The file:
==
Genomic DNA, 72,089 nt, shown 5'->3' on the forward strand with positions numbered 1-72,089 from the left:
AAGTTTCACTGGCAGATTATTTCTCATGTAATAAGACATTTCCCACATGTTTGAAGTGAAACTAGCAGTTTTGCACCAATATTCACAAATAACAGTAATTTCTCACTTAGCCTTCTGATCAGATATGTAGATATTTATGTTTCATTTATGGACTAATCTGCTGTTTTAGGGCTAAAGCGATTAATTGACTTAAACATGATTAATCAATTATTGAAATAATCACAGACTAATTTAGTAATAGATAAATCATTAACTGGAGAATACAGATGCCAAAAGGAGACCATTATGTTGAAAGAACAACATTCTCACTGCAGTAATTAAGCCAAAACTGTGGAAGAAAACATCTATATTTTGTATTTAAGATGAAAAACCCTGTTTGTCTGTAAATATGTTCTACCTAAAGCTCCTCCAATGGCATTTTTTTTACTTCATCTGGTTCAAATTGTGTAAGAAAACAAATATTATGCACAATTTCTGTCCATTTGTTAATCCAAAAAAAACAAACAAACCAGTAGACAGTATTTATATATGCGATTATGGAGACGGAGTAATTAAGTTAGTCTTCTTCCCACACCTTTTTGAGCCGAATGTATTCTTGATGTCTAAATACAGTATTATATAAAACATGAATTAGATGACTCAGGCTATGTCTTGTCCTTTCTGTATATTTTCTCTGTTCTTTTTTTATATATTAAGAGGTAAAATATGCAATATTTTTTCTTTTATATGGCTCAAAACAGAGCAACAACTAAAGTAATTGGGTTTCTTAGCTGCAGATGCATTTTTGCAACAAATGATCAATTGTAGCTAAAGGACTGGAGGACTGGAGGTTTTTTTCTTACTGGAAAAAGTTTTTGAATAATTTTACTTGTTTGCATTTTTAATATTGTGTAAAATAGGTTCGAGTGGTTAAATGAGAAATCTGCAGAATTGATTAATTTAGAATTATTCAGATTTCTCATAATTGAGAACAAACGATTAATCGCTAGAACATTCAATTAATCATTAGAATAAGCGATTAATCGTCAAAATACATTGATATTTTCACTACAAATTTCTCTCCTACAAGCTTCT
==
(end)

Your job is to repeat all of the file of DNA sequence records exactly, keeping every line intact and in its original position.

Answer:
Genomic DNA, 72,089 nt, shown 5'->3' on the forward strand with positions numbered 1-72,089 from the left:
AAGTTTCACTGGCAGATTATTTCTCATGTAATAAGACATTTCCCACATGTTTGAAGTGAAACTAGCAGTTTTGCACCAATATTCACAAATAACAGTAATTTCTCACTTAGCCTTCTGATCAGATATGTAGATATTTATGTTTCATTTATGGACTAATCTGCTGTTTTAGGGCTAAAGCGATTAATTGACTTAAACATGATTAATCAATTATTGAAATAATCACAGACTAATTTAGTAATAGATAAATCATTAACTGGAGAATACAGATGCCAAAAGGAGACCATTATGTTGAAAGAACAACATTCTCACTGCAGTAATTAAGCCAAAACTGTGGAAGAAAACATCTATATTTTGTATTTAAGATGAAAAACCCTGTTTGTCTGTAAATATGTTCTACCTAAAGCTCCTCCAATGGCATTTTTTTTACTTCATCTGGTTCAAATTGTGTAAGAAAACAAATATTATGCACAATTTCTGTCCATTTGTTAATCCAAAAAAAACAAACAAACCAGTAGACAGTATTTATATATGCGATTATGGAGACGGAGTAATTAAGTTAGTCTTCTTCCCACACCTTTTTGAGCCGAATGTATTCTTGATGTCTAAATACAGTATTATATAAAACATGAATTAGATGACTCAGGCTATGTCTTGTCCTTTCTGTATATTTTCTCTGTTCTTTTTTTATATATTAAGAGGTAAAATATGCAATATTTTTTCTTTTATATGGCTCAAAACAGAGCAACAACTAAAGTAATTGGGTTTCTTAGCTGCAGATGCATTTTTGCAACAAATGATCAATTGTAGCTAAAGGACTGGAGGACTGGAGGTTTTTTTCTTACTGGAAAAAGTTTTTGAATAATTTTACTTGTTTGCATTTTTAATATTGTGTAAAATAGGTTCGAGTGGTTAAATGAGAAATCTGCAGAATTGATTAATTTAGAATTATTCAGATTTCTCATAATTGAGAACAAACGATTAATCGCTAGAACATTCAATTAATCATTAGAATAAGCGATTAATCGTCAAAATACATTGATATTTTCACTACAAATTTCTCTCCTACAAGCTTCT